The specific heat (or the amount of heat required to raise the temperature of a unit mass of a substance by 1 degree Celsius) of copper is about 0.386 J/g/degree Celsius. This means that if we supply 0.386 J of energy to 1 gram of copper, its temperature will increase...

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The specific heat (or the amount of heat required to raise the temperature of a unit mass of a substance by 1 degree Celsius) of copper is about 0.386 J/g/degree Celsius. This means that if we supply 0.386 J of energy to 1 gram of copper, its temperature will increase by 1 degree Celsius.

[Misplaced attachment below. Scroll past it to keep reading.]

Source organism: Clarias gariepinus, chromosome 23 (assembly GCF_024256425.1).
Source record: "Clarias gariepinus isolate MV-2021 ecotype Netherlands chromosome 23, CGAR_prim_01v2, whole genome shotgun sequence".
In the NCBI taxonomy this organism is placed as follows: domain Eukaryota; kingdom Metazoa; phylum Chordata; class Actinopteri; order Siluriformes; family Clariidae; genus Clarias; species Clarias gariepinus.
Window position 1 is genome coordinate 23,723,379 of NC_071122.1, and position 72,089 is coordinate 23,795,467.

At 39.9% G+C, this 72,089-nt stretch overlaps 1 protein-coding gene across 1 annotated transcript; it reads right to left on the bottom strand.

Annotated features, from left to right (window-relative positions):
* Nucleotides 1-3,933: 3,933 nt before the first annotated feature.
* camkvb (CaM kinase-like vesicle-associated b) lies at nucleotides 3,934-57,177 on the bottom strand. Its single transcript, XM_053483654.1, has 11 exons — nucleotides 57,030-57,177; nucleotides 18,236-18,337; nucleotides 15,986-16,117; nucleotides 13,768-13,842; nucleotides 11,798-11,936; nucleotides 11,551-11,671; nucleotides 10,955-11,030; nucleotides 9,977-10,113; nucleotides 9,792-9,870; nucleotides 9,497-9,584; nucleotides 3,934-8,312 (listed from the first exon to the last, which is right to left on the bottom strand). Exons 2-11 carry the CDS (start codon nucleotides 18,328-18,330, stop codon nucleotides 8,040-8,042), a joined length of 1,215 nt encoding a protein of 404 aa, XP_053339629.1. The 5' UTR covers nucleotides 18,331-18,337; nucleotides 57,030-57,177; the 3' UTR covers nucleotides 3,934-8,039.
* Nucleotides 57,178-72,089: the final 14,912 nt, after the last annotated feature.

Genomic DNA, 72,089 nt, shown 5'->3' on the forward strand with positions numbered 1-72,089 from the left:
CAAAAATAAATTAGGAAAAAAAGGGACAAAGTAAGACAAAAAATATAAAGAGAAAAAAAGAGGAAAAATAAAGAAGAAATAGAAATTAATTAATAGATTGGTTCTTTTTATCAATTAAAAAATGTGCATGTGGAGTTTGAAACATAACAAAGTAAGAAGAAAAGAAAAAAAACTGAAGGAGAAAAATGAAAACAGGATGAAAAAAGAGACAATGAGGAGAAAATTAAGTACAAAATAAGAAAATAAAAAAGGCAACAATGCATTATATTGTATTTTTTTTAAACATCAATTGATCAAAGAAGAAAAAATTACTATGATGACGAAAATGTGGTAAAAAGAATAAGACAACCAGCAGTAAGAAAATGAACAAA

In this question, we are given 2 kg or 2,000 g of copper and the temperature changes from 10 degree Celsius to 110 degree Celsius. The amount of heat required is calculated as:

Heat requirement = mass x specific heat x temperature change

= 2,000 gm x 0.386 J/gm/degree C x (110 - 10) degree C

= 77,200 J = **77.2 kJ**.

Thus, 77.2 kJ of heat energy is required to heat 2 kg of copper from 10 degree Celsius to 110 degree Celsius.

Hope this helps.

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